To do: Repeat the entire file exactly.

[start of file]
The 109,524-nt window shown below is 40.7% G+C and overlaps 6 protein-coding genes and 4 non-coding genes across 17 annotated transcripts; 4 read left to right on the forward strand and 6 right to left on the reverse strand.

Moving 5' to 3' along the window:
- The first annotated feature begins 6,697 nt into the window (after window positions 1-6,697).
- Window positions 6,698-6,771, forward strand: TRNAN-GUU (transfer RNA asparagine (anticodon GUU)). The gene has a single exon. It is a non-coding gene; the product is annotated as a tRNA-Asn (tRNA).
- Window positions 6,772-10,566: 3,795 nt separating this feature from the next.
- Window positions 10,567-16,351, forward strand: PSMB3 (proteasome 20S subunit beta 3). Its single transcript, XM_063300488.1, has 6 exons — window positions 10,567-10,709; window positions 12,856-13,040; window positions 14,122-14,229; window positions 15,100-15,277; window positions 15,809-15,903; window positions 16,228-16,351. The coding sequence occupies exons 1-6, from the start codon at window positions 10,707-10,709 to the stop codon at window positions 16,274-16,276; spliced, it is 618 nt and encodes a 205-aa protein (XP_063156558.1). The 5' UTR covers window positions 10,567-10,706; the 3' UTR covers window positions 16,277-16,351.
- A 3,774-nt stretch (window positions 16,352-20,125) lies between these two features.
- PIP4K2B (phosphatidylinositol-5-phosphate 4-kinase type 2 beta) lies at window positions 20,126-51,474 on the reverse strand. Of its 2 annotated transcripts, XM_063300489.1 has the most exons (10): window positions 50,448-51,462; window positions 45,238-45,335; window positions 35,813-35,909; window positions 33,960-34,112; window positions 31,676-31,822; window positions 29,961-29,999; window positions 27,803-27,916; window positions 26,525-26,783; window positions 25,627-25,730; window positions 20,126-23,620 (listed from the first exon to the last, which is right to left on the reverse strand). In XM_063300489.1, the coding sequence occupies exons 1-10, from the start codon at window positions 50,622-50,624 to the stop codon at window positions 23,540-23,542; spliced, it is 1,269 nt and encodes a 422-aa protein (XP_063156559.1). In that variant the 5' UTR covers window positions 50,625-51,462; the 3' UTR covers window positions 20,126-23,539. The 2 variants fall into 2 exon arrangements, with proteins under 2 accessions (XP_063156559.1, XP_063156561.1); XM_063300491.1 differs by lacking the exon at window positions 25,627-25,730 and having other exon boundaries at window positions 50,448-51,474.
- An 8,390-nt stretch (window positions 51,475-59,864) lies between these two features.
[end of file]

The 109,524-nt window shown below is 40.7% G+C and overlaps 6 protein-coding genes and 4 non-coding genes across 17 annotated transcripts; 4 read left to right on the forward strand and 6 right to left on the reverse strand.

Moving 5' to 3' along the window:
- The first annotated feature begins 6,697 nt into the window (after window positions 1-6,697).
- Window positions 6,698-6,771, forward strand: TRNAN-GUU (transfer RNA asparagine (anticodon GUU)). The gene has a single exon. It is a non-coding gene; the product is annotated as a tRNA-Asn (tRNA).
- Window positions 6,772-10,566: 3,795 nt separating this feature from the next.
- Window positions 10,567-16,351, forward strand: PSMB3 (proteasome 20S subunit beta 3). Its single transcript, XM_063300488.1, has 6 exons — window positions 10,567-10,709; window positions 12,856-13,040; window positions 14,122-14,229; window positions 15,100-15,277; window positions 15,809-15,903; window positions 16,228-16,351. The coding sequence occupies exons 1-6, from the start codon at window positions 10,707-10,709 to the stop codon at window positions 16,274-16,276; spliced, it is 618 nt and encodes a 205-aa protein (XP_063156558.1). The 5' UTR covers window positions 10,567-10,706; the 3' UTR covers window positions 16,277-16,351.
- A 3,774-nt stretch (window positions 16,352-20,125) lies between these two features.
- PIP4K2B (phosphatidylinositol-5-phosphate 4-kinase type 2 beta) lies at window positions 20,126-51,474 on the reverse strand. Of its 2 annotated transcripts, XM_063300489.1 has the most exons (10): window positions 50,448-51,462; window positions 45,238-45,335; window positions 35,813-35,909; window positions 33,960-34,112; window positions 31,676-31,822; window positions 29,961-29,999; window positions 27,803-27,916; window positions 26,525-26,783; window positions 25,627-25,730; window positions 20,126-23,620 (listed from the first exon to the last, which is right to left on the reverse strand). In XM_063300489.1, the coding sequence occupies exons 1-10, from the start codon at window positions 50,622-50,624 to the stop codon at window positions 23,540-23,542; spliced, it is 1,269 nt and encodes a 422-aa protein (XP_063156559.1). In that variant the 5' UTR covers window positions 50,625-51,462; the 3' UTR covers window positions 20,126-23,539. The 2 variants fall into 2 exon arrangements, with proteins under 2 accessions (XP_063156559.1, XP_063156561.1); XM_063300491.1 differs by lacking the exon at window positions 25,627-25,730 and having other exon boundaries at window positions 50,448-51,474.
- An 8,390-nt stretch (window positions 51,475-59,864) lies between these two features.